I’ve got a bone to pick with Euripides
because I think he was down on the ladies
writing that part for Medea –
when it should have been written for Hades.
You see the latter was King of the Underworld:
lived in darkness and ruled the dead,
so he might have had the capacity
to cut off a child’s head.
But a woman was implicated this time
and d’you know why the story was thus?
because Medea outwitted the men folk
and Euripides took this as a cuss.
So we hear that she’s riddled with jealousy
and must spurn her husband fully
by killing his new wife and father-in-law
and then their kids too: what a bully.
But the truth is: Medea didn’t do it!
It was the Corinthians spurring Hades instead.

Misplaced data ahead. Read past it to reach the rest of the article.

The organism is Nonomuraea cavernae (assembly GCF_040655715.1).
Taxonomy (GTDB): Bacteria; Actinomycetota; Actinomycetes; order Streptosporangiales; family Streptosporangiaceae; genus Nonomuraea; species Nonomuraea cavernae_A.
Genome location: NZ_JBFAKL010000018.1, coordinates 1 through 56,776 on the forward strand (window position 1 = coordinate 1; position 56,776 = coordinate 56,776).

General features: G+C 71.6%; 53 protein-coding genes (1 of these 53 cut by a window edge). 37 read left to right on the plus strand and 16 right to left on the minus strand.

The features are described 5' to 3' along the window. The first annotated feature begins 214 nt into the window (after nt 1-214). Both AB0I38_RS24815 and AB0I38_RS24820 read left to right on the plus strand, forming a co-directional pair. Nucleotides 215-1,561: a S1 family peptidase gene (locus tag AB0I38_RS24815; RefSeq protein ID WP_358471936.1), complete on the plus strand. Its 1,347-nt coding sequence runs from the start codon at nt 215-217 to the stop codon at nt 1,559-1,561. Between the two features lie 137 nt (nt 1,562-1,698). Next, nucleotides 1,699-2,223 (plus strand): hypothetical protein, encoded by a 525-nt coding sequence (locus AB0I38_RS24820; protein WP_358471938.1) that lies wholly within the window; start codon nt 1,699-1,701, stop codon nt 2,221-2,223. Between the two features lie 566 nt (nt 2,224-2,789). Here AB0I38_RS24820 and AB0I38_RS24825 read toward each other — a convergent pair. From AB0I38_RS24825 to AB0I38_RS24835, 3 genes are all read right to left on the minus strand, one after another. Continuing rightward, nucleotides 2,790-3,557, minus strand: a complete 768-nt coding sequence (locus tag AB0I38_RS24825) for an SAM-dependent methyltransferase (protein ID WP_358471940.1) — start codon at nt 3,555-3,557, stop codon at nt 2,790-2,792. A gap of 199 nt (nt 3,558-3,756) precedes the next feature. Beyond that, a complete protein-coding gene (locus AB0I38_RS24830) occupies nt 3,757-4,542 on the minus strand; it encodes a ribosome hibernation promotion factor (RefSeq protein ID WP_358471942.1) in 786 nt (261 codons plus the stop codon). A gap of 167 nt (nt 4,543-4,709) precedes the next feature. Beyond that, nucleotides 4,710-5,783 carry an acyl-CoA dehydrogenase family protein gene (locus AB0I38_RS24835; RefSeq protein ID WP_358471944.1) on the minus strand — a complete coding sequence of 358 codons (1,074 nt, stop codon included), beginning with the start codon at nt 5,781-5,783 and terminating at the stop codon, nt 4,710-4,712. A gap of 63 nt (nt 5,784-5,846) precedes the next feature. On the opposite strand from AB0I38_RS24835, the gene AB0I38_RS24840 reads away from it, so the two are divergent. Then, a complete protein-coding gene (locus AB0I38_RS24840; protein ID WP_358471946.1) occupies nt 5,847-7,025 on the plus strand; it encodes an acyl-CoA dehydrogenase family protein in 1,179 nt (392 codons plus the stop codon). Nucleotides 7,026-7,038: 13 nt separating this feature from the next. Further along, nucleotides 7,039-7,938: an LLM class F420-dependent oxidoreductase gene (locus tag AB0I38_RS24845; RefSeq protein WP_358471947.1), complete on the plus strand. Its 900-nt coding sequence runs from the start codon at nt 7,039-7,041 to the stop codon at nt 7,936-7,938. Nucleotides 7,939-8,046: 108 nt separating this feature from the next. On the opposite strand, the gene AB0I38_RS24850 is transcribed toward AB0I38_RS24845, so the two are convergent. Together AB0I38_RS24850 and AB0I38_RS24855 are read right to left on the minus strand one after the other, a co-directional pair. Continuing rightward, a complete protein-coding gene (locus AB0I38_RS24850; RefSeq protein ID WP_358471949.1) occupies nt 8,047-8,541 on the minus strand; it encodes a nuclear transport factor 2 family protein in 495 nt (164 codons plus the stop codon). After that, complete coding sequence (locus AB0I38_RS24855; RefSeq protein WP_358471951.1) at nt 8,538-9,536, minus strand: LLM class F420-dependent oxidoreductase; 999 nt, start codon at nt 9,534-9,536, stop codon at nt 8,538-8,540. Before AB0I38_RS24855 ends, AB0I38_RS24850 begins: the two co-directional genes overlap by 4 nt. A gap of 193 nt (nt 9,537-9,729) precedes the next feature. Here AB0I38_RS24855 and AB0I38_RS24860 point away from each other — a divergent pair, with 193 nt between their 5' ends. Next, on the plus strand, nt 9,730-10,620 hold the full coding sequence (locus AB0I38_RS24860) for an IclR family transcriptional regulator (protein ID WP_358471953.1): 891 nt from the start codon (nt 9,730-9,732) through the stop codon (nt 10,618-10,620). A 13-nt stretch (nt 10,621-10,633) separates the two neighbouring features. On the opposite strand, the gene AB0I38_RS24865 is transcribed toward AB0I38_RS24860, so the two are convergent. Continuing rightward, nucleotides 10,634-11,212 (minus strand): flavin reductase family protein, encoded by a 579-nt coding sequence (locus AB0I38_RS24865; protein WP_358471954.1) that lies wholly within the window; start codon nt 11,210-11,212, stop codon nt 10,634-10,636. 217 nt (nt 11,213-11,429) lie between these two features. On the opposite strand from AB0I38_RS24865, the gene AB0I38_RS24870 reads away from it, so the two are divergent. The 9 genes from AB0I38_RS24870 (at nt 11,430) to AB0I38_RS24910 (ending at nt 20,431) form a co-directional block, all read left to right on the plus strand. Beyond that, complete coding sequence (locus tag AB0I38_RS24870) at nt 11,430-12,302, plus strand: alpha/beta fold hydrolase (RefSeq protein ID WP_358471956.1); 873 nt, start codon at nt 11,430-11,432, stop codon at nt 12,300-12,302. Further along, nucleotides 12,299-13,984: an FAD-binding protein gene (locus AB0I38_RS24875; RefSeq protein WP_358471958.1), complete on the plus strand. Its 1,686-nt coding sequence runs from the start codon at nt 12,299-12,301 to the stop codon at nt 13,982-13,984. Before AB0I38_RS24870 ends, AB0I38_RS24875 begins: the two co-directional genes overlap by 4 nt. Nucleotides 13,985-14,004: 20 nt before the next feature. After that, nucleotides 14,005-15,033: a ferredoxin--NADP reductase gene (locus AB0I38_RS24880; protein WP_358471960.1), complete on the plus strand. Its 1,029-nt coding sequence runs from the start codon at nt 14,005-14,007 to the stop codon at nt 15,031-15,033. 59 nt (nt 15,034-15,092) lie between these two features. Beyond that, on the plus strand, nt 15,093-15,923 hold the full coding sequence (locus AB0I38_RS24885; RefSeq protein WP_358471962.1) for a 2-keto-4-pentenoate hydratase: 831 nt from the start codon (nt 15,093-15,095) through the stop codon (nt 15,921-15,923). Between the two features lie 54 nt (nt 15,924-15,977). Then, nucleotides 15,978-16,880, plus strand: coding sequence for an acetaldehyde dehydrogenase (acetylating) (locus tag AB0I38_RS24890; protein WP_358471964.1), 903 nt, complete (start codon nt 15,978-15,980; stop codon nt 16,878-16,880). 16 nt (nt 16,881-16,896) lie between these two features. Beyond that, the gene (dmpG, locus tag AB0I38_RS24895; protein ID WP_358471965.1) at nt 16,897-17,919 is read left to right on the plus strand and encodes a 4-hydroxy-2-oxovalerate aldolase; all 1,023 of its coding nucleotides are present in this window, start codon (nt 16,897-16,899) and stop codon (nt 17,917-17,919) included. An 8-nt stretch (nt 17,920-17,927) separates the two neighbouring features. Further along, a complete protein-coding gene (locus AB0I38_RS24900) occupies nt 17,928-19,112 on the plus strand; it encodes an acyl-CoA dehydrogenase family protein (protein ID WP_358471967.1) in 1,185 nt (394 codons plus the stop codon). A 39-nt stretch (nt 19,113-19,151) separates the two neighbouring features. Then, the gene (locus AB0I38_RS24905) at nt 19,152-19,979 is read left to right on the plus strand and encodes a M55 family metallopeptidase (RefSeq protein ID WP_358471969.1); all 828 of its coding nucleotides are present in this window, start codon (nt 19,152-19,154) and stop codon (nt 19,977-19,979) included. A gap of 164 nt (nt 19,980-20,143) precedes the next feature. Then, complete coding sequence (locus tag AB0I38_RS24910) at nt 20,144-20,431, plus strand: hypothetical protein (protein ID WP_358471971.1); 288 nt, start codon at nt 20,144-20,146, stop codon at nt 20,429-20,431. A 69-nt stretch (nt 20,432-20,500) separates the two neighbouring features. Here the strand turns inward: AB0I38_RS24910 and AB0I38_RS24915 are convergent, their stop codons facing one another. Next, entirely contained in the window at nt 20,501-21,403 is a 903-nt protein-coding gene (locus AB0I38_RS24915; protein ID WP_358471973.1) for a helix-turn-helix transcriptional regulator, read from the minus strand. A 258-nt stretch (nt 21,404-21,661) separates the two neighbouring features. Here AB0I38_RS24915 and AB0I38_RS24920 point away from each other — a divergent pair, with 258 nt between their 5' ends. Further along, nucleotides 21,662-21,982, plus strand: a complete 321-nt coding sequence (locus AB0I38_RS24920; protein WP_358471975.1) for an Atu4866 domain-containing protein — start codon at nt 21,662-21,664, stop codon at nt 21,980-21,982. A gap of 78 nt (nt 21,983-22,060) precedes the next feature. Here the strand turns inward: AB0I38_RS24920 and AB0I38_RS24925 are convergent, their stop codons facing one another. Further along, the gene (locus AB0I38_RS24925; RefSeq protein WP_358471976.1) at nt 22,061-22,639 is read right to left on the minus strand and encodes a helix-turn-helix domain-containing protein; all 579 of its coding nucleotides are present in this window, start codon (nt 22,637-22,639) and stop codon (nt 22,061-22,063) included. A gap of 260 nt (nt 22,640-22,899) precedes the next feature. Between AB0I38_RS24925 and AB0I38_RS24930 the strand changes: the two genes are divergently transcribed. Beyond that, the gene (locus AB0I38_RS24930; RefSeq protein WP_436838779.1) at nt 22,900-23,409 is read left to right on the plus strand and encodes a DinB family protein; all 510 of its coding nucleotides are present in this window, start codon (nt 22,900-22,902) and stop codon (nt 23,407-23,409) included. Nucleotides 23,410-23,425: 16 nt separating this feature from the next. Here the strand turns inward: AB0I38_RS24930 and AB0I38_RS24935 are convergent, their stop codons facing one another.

And yet misogynistic Euripides
said Medea left them for dead.
I think she was down at the library,
reading up on something worthwhile
to distract her from thoughts of her ex
who was long-gone and whom she reviled.
And meanwhile the evil God Hades,
swooped in to Corinthian cheer
and heroically beheaded two children
without even shedding a tear.
When Medea heard the commotion –
and saw Hades killing her boys –
her cries pierced the murderous air,
yet to him, it was just white noise.
See men might kill for a kingdom
but ladies are cunning and shrewd
and to get their own way, or seek revenge,
they use their tongues – not their fists, like dudes.
So Euripides, get with the picture!
And get over your issue with ladies –
your play’s fraught with misinformation
now let’s stick to the truth: it was Hades.
By Annie Ridout